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Why we’ve had enough of fake reviews

Spotted a review that doesn’t look quite right? Does that product’s five-star rating just not stack up? Sign our petition to put a stop to fake reviews.

Earlier this year, we found sellers on online marketplaces and platforms confusing people by posting fake reviews to distort opinion about products and spread misinformation.

Despite telling marketplaces and platforms that there was a problem, it shows no signs of slowing down.

Well, we’ve had enough. Today, we’ve set up a petition calling for action on fake reviews.

We’ve found through several investigations that sellers on online marketplaces such as Amazon are able cheat the system by overloading product listings with fake reviews.

This is the latest in a series of investigations that we have ongoing to uncover the scale of the problem.

The impact on spending

The Competition and Markets Authority (CMA) estimated that in 2015, around £23 billion of spending was the result of people reading reviews.

With the explosive growth of e-commerce in the last 4 years, it’s now estimated that figure is around £38 billion.

From our analysis and research, of those who believe they received a product of an inferior quality than they were expecting, the spend impacted by fake reviews is around £1.5 billion.

That is a huge amount of consumer spending that is hanging on information that might not be true, genuine or is at the very least outright distorted to present a false impression.

Taking action

Thankfully, the regulator has recognised that there is a problem, too. The CMA recently launched a programme of work aimed at tackling fake and misleading reviews.

As a first step, they told Facebook and eBay to cut them off at the source and remove groups and listings that were encouraging the sale and trade of fake reviews.

Facebook told us it had removed the groups we reported to it, while Amazon said that it invests significant resources to protect the integrity of its reviews.

We think more needs to be done. Online platforms know that this is a problem, but they’re not taking enough proactive steps to ensure that consumers are accessing relevant, correct information about the products they are viewing on their platforms.

We’ve been working undercover for the last year, finding out about what’s happening and how sellers are managing to post these reviews.

A lot of people don’t know that fake reviews exist – these are the people who are most at risk

We want you to join us and support the first steps of our work to stamp out fake reviews.

Have you ever been asked to write a fake review? How many do you think you’ve spotted? Let us know, and support our campaign.

Comments

I post reviews of products I have bought to give purchasers an idea of the quality of a product and I always look at reviews myself before making a decision to buy, but I realise some are fake and more should be done by the companies to stop it. Unfortunately it’s part of life these days, but reviews are only a guide line and shouldn’t be taken as gospel. It’s the fake products that worry me more, especially as this type of crime is on the increase and some of the products can cause serious injury or death and more should be done to try and stamp it out.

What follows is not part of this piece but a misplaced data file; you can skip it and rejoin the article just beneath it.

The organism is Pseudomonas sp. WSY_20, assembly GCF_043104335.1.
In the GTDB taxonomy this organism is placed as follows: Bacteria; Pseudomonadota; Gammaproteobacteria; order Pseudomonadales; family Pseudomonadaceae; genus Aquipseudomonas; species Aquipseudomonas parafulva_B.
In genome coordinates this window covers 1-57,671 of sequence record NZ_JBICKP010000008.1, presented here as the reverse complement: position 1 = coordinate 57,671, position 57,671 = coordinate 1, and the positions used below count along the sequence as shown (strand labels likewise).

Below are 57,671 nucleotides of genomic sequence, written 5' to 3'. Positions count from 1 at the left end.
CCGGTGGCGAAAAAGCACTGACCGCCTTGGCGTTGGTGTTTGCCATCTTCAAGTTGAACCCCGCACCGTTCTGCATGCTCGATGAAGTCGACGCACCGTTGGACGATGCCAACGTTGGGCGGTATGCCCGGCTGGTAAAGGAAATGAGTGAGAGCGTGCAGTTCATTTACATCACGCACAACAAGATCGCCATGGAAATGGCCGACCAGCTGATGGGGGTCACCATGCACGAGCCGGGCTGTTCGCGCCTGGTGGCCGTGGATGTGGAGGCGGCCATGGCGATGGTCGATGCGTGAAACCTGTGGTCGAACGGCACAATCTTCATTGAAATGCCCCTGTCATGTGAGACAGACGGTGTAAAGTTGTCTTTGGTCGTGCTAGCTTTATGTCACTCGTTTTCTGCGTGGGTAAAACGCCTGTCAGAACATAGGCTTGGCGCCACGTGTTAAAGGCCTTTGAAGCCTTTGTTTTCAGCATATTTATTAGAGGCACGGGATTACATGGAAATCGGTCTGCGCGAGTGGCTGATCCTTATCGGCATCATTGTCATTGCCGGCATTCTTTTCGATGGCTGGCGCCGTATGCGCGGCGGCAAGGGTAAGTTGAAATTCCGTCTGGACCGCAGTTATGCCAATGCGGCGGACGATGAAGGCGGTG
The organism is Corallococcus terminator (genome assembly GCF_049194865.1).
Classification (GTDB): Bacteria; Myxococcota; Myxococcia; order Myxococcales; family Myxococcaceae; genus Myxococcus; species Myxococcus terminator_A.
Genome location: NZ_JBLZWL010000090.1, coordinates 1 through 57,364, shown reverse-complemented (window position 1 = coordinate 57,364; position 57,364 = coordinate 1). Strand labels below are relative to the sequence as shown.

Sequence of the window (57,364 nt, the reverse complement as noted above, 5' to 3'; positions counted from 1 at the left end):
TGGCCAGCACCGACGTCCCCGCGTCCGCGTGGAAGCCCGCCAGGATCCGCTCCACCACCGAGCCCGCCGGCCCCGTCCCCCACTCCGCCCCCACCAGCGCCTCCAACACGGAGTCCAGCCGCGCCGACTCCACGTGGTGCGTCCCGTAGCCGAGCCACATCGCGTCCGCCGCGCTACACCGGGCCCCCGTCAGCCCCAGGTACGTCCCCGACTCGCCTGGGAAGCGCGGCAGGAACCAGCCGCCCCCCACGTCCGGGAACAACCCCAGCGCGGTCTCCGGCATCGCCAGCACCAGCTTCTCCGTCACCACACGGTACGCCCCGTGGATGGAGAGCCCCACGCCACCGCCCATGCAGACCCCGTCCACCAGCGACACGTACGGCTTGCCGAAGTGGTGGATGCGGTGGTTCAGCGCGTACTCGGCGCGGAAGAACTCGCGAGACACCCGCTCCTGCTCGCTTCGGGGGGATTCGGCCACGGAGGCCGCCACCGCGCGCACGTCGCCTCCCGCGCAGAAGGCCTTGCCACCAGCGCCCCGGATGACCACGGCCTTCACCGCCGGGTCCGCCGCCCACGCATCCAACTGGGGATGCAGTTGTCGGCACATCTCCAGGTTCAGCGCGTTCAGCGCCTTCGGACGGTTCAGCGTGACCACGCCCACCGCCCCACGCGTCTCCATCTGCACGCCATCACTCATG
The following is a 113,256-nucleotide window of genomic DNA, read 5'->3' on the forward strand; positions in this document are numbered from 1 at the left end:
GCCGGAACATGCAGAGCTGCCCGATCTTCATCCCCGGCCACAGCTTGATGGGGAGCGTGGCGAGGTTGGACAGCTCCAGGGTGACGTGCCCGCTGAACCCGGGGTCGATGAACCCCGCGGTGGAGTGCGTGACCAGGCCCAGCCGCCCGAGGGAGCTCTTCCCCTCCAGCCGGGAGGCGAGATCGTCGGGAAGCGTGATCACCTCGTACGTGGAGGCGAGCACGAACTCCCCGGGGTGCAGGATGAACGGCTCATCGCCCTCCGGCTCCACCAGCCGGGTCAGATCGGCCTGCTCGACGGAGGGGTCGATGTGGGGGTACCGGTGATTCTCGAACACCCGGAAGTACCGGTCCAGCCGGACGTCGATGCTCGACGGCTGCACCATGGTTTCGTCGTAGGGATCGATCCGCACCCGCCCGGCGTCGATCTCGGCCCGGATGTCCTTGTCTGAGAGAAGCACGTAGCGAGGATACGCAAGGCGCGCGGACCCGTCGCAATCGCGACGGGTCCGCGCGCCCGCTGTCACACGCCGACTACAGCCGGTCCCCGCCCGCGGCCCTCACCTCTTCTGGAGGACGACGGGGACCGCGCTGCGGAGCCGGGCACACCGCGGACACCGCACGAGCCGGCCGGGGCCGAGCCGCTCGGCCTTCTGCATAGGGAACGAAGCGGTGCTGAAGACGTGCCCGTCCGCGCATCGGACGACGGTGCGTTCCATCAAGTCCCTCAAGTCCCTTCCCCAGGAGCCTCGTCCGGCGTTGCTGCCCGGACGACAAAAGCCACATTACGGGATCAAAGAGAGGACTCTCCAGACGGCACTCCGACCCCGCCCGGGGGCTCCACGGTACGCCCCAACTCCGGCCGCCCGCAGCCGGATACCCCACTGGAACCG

I agree. Fake and dangerous products present tangible risks to us all.

Fake reviews are dishonest if not fraudulent – they seek to trick us in to purchasing goods or services by misrepresentation. STOP THEM!

Avril Manson says:
18 July 2019

I’ve been aware of this problem for a while now. If I’m making an expensive purchase tend to check Reevoo website as reviews can’t be posted without proof of purchase, making it a lot more likely to be a genuine reviewer

Eddie says:
18 July 2019

It’s not only fake reviews but fake listings, for example many times I have come across products for sale on Amazon at less cost than other sellers, which ask to email the seller to purchase.
No matter how many times I reported it to Amazon they change accounts and then start again. Amazon should really have a report button on each listing but do not. Fake reviews can be seen across many platforms, especially eBay Amazon and trust pilot, problem is companies bribe customers with free products to leave a review big or small its ingrained into marketing, the worst in my opinion are the Chinese sellers, listing as items in UK, any problem you have to return it at your cost to China, which they know very few people will do as cost prohibitive.

To be fair, most Chinese companies selling on Amazon operate UK-based return and distribution depots.

Francis says:
18 July 2019

Amazon have some associated problems. For example recently I was looking at reviews of CD opera recordings and discovered that the reviews (and there were several) were wrongly listed and not for the recording I was considering purchasing but for an alternative by different singers and conductors. Consequently the reviews can’t be trusted. I found it so difficult to find a way to notify Amazon I gave up after wasting a lot of time.

Yes! That is a real problem in Amazon where they apply reviews of one product to a similar product which may not be what you want at all.

Peter Finn says:
18 July 2019

Recently, after having given a one star review for a product that simply did not work,I was hassled by the seller to accept a refund and rewrite the review.I would not do this and as a result, no refund is forthcoming.Yes, beware reviews, although they are all we have to go on, aren’t they!

Peter: you have the right to return a product within 28 days of it arriving. You don’t have to give a reason. If it’s faulty, then they have to reimburse you the full cost, including postage.